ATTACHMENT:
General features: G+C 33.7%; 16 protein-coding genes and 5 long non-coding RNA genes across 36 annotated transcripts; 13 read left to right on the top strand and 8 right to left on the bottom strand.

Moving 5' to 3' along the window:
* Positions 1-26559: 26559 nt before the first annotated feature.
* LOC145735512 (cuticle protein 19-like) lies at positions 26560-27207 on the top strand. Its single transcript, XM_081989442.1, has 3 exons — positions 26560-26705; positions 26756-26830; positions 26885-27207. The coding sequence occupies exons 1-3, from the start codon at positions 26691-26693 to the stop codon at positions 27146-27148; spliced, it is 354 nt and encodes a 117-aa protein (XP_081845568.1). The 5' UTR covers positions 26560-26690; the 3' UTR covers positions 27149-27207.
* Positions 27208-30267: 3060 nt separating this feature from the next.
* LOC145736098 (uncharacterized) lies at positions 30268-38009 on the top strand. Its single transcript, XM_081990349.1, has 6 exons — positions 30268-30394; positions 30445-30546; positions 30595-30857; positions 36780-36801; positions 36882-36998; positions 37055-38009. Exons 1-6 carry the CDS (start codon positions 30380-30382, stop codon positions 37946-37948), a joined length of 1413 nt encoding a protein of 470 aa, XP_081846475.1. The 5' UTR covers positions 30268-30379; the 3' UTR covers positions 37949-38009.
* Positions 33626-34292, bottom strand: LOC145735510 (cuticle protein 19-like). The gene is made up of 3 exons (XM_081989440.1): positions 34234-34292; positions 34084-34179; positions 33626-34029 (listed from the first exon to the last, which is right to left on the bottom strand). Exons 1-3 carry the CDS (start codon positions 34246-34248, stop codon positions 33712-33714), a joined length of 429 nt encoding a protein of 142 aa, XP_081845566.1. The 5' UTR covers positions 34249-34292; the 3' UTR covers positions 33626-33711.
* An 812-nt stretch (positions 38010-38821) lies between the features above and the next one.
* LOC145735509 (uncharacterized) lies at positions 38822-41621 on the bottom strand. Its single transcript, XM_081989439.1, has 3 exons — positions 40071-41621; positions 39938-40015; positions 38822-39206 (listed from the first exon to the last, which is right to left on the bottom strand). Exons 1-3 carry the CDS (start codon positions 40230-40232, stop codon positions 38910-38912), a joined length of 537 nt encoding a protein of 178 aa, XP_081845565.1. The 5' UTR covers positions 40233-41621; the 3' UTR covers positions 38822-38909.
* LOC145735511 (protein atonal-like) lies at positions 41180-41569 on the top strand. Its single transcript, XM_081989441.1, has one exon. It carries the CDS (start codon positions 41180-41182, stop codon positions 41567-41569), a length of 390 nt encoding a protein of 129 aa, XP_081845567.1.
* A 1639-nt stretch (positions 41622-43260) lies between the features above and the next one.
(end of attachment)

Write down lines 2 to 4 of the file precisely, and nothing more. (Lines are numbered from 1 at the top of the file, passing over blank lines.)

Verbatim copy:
Moving 5' to 3' along the window:
* Positions 1-26559: 26559 nt before the first annotated feature.
* LOC145735512 (cuticle protein 19-like) lies at positions 26560-27207 on the top strand. Its single transcript, XM_081989442.1, has 3 exons — positions 26560-26705; positions 26756-26830; positions 26885-27207. The coding sequence occupies exons 1-3, from the start codon at positions 26691-26693 to the stop codon at positions 27146-27148; spliced, it is 354 nt and encodes a 117-aa protein (XP_081845568.1). The 5' UTR covers positions 26560-26690; the 3' UTR covers positions 27149-27207.